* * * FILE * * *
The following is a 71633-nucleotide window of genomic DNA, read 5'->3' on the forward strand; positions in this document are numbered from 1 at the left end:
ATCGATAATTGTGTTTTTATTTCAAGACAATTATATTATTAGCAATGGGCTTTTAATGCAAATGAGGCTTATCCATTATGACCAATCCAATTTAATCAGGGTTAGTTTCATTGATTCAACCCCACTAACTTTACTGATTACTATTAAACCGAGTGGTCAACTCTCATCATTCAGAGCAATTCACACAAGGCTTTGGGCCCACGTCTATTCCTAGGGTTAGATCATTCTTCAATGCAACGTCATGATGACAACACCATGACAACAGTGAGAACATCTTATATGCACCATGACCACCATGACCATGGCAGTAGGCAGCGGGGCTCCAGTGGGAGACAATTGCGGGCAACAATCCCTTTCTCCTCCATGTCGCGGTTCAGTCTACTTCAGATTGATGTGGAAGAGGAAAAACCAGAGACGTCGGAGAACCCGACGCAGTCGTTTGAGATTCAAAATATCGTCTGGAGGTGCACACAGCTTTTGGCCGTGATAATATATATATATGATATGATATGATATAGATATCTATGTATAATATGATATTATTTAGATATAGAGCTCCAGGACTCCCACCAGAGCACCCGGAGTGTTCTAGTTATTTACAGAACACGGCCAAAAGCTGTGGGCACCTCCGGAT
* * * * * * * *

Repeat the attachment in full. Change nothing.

The following is a 71633-nucleotide window of genomic DNA, read 5'->3' on the forward strand; positions in this document are numbered from 1 at the left end:
ATCGATAATTGTGTTTTTATTTCAAGACAATTATATTATTAGCAATGGGCTTTTAATGCAAATGAGGCTTATCCATTATGACCAATCCAATTTAATCAGGGTTAGTTTCATTGATTCAACCCCACTAACTTTACTGATTACTATTAAACCGAGTGGTCAACTCTCATCATTCAGAGCAATTCACACAAGGCTTTGGGCCCACGTCTATTCCTAGGGTTAGATCATTCTTCAATGCAACGTCATGATGACAACACCATGACAACAGTGAGAACATCTTATATGCACCATGACCACCATGACCATGGCAGTAGGCAGCGGGGCTCCAGTGGGAGACAATTGCGGGCAACAATCCCTTTCTCCTCCATGTCGCGGTTCAGTCTACTTCAGATTGATGTGGAAGAGGAAAAACCAGAGACGTCGGAGAACCCGACGCAGTCGTTTGAGATTCAAAATATCGTCTGGAGGTGCACACAGCTTTTGGCCGTGATAATATATATATATGATATGATATGATATAGATATCTATGTATAATATGATATTATTTAGATATAGAGCTCCAGGACTCCCACCAGAGCACCCGGAGTGTTCTAGTTATTTACAGAACACGGCCAAAAGCTGTGGGCACCTCCGGAT